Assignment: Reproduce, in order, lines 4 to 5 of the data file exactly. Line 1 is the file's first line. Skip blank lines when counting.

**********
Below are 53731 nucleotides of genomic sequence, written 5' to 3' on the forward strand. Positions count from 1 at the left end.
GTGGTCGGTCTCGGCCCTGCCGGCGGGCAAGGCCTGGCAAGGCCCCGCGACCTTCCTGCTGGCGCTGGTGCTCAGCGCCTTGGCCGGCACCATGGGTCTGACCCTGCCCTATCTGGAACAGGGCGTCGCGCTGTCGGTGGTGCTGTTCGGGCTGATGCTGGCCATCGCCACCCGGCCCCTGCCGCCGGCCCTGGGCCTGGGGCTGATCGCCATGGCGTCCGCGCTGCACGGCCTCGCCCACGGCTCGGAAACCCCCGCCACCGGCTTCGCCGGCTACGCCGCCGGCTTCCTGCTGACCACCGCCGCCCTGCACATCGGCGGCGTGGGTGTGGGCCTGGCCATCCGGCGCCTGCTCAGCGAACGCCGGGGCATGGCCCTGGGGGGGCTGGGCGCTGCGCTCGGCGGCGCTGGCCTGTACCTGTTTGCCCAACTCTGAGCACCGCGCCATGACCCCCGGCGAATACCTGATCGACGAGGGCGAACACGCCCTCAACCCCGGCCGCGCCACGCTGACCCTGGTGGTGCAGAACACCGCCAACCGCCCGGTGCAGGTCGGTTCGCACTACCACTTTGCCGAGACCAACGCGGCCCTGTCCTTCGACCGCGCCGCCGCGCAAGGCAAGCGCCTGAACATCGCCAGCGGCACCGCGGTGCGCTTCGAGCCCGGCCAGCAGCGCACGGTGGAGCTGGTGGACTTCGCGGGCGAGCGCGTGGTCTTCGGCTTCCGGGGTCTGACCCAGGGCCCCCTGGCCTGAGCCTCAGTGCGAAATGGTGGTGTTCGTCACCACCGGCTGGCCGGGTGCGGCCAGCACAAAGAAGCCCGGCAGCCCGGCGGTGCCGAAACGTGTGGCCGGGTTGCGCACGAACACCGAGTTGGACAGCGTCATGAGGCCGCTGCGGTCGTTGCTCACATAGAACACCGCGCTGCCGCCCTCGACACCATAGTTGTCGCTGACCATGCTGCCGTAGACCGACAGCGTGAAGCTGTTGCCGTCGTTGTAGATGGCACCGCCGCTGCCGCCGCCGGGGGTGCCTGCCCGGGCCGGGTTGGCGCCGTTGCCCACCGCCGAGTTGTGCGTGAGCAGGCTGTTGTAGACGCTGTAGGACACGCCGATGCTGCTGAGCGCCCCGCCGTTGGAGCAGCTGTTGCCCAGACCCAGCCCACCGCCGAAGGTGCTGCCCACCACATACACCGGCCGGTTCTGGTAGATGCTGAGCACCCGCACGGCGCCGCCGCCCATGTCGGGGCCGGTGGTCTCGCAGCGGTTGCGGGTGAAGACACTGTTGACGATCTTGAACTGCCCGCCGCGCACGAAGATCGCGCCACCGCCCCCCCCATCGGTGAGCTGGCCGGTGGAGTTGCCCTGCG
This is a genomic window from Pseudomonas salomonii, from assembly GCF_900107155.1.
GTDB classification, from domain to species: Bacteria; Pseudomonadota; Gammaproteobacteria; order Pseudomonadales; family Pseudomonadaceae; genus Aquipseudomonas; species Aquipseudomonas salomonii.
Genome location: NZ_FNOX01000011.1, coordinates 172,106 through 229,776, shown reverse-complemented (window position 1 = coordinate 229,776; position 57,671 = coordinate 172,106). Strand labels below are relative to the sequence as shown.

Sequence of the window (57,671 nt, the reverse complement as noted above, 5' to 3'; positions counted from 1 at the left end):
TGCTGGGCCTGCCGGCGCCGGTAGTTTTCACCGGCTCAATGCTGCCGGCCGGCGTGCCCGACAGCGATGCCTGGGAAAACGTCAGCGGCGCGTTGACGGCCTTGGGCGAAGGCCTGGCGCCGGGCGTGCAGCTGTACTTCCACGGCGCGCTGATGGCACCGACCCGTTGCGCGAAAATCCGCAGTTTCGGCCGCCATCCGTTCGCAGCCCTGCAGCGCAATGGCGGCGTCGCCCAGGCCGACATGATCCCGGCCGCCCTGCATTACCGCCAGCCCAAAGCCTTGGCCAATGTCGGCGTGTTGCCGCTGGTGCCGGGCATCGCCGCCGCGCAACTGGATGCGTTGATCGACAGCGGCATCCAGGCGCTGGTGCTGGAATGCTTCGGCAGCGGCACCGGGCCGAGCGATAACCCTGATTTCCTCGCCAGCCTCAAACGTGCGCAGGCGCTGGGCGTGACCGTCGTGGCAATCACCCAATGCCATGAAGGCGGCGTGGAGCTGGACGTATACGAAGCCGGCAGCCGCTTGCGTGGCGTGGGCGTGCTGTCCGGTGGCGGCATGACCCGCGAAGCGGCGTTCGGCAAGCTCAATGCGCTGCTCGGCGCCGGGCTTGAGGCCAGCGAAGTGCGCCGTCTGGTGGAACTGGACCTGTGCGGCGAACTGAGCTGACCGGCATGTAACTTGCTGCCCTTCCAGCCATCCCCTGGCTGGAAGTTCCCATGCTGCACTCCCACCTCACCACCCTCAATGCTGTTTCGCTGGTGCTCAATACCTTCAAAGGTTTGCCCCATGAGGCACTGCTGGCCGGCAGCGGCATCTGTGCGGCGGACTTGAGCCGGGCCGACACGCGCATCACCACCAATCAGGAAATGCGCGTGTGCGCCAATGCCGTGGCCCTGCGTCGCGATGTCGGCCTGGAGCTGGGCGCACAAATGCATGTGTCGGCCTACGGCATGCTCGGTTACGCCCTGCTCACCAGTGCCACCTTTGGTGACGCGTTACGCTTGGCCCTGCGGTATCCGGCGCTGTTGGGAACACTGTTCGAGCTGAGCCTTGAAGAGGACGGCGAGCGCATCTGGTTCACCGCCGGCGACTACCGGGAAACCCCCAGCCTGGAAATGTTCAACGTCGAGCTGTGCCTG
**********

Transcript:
GTDB classification, from domain to species: Bacteria; Pseudomonadota; Gammaproteobacteria; order Pseudomonadales; family Pseudomonadaceae; genus Aquipseudomonas; species Aquipseudomonas salomonii.
Genome location: NZ_FNOX01000011.1, coordinates 172,106 through 229,776, shown reverse-complemented (window position 1 = coordinate 229,776; position 57,671 = coordinate 172,106). Strand labels below are relative to the sequence as shown.